Workshop on Linguistic pre-processing for MT (Cancelled)August 30, 2009
We invite proposals for presentation at the Workshop on Linguistic pre-processing for MT, being held in conjunction with MT Summit XII.
Input for MT varies significantly in terms of spelling, terminology, word order phenomena, dialects, and sentence types, even within the same language. With user-generated content, this variability increases enormously. MT systems, and NLP systems generally, cannot cover effectively all of this variability -- usually because they are built to deal with professionally written technical or journalistic texts. Robust and reliable systems for mapping highly variable, uncontrolled writing into more consistent, tractable, "controlled" sentences will improve MT, search, and other NLP tasks. Current approaches to this problem include manually pre-editing the input texts -- as discussed for example in the series of CLAW workshops -- and/or expanding the coverage of MT systems.
One alternative approach is to pre-process or normalize the input automatically before MT. Translation of subtitles for television (Flanagan, 2006), non-fluent speech, low-quality OCR, and non-standard writing from limited-proficiency writers are only some of the application scenarios that require automatic linguistic pre-processing to improve MT output. For example, Callison-Burch (2007) showed that substitution of lexical paraphrases improved MT output. Xu & Seneff (2008) and Collins, Koehn & Kucerova (2005) re-arranged word order to improve performance of a statistical MT system. Yet another alternative approach is to produce a linguistically "enriched" input, in the form of lattices, trees, markup, etc. and allow for final interpretation later in the translation pipeline and/or with a direct feedback capability to force emergent behavior. Some approaches may even call into question the need for a strict, linear processing pipeline and may employ adaptive, iterative, or self-learning methods.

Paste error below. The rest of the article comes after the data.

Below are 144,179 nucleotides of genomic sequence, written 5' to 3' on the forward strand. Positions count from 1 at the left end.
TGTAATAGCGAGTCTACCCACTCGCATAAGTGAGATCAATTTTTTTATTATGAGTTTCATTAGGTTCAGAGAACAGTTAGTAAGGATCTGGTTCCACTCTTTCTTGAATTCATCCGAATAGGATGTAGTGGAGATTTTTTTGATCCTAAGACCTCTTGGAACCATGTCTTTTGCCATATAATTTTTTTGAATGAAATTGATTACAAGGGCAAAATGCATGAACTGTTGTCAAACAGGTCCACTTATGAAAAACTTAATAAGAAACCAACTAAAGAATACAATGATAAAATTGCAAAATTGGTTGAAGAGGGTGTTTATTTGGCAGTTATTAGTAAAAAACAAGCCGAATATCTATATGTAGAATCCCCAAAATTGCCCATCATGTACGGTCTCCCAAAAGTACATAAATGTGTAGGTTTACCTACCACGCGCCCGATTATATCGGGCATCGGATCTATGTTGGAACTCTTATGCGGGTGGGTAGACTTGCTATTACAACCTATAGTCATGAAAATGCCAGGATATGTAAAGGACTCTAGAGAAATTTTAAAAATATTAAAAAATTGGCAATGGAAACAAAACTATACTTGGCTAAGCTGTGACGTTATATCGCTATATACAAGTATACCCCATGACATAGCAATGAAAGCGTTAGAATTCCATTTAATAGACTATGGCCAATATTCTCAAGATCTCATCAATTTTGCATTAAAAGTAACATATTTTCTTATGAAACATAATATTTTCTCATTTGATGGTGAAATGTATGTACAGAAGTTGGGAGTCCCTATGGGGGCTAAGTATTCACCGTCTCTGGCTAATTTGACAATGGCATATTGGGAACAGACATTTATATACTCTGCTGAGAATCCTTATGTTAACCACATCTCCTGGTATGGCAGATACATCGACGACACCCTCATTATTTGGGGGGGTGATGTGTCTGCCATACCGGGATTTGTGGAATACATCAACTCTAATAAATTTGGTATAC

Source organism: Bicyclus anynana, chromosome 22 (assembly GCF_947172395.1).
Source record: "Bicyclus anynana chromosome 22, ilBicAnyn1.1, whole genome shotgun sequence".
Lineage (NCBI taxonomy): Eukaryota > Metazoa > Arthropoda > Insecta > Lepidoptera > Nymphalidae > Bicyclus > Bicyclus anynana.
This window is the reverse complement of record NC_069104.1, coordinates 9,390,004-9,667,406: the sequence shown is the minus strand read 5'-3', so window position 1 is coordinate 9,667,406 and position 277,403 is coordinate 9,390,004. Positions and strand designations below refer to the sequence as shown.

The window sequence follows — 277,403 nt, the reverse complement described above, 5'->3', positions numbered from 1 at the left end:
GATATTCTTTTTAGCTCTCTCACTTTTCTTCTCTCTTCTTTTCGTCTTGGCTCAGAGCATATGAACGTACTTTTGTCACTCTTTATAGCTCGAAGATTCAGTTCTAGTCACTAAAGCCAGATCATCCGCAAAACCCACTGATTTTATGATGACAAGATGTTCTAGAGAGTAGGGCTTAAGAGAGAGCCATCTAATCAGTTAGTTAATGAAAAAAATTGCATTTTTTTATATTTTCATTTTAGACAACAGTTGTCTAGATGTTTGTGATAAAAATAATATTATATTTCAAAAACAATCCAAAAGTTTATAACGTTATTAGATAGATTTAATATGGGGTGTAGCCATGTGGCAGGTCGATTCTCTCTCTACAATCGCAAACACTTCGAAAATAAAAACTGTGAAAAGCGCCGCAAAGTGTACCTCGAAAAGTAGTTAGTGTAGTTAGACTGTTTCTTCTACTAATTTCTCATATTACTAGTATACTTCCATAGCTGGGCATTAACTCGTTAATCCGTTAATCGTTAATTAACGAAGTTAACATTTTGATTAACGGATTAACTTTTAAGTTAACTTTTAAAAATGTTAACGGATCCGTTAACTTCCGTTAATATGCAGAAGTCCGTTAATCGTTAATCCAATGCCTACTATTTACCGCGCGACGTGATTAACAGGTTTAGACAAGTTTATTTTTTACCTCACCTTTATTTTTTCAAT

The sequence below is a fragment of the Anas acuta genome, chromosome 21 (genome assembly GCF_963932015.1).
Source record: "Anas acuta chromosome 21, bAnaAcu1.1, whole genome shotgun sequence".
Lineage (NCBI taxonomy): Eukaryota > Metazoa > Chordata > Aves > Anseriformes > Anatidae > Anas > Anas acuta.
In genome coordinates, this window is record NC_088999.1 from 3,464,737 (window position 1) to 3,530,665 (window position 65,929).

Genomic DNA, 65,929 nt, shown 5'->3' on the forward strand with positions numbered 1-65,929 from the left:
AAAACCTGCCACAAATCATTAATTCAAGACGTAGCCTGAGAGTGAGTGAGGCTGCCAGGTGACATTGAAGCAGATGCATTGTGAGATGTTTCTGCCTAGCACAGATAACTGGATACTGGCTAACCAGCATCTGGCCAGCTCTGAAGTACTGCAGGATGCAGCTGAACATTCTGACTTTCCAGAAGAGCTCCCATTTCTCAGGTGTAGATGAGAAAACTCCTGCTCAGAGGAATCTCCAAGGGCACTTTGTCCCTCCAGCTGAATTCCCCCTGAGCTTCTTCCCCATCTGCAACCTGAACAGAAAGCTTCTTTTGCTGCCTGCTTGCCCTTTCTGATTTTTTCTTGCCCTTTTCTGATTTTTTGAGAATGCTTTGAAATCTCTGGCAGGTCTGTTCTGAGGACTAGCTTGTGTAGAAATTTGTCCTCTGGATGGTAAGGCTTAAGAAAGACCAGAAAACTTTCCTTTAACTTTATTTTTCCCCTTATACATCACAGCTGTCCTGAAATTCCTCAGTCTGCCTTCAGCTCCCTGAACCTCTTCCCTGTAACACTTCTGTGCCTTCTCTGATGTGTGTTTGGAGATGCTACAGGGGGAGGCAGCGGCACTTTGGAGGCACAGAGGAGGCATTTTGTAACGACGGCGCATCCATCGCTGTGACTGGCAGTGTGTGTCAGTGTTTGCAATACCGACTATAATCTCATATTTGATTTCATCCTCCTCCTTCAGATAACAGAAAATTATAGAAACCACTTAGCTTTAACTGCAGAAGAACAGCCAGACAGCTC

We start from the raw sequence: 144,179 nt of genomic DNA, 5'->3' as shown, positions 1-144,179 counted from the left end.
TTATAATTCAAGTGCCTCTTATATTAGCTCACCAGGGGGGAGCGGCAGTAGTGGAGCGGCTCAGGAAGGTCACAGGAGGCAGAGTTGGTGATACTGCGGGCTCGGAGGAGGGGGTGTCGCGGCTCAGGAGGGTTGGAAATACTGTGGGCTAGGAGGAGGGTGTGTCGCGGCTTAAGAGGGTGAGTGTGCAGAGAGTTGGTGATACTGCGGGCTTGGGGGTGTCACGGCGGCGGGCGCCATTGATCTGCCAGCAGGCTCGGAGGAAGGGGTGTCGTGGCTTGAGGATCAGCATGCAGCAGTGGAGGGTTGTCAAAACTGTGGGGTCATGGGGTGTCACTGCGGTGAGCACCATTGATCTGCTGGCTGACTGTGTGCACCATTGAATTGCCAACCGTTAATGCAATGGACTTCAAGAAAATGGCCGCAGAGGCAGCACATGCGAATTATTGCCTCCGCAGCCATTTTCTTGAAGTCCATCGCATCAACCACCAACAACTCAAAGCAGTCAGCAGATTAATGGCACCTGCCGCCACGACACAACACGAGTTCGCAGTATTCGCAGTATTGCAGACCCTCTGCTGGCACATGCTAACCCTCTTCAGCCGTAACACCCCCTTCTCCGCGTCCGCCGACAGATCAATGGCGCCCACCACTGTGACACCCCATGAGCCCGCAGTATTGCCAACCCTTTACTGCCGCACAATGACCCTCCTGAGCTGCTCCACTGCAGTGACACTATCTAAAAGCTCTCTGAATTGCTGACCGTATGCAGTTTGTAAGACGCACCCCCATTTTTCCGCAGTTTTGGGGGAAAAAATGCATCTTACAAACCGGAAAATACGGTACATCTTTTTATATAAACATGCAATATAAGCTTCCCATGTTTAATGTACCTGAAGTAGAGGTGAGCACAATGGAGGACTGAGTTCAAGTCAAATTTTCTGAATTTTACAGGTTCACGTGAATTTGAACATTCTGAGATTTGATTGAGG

Common to all of these alternatives is the strategy of deploying significant linguistic and non-linguistic knowledge before translation itself occurs. This raises many questions about which kinds of knowledge have the biggest impact on translation, which can be automated most reliably and robustly, and which are most cost effective and scalable.
This workshop aims to compare and contrast some of the various techniques and approaches to these kinds of linguistic pre-processing for MT. The workshop will consist of a set of papers that will be selected by peer review.
We welcome submissions about the main theme of this workshop. Specific topics include but are not limited to:
Papers should not have been presented somewhere else or be under consideration for publication elsewhere, and should not identify the author(s). They should emphasize completed work rather than intended work. Each paper will be anonymously reviewed by the program committee.
Papers must be submitted in PDF format to firstname.lastname@example.org by midnight of the due date. Submissions should be in English. The papers should be attached to an email indicating contact information for the author(s) and paper’s title. Papers should not exceed 8 pages including references and tables, and should follow the formatting guidelines posted at the MT Summit web site.
For further information, contact the organizing committee at email@example.com
Mike Dillinger, Translation Optimization Partners (Primary Contact)
Last updated: Fri Apr 17 16:05:02 PDT 2009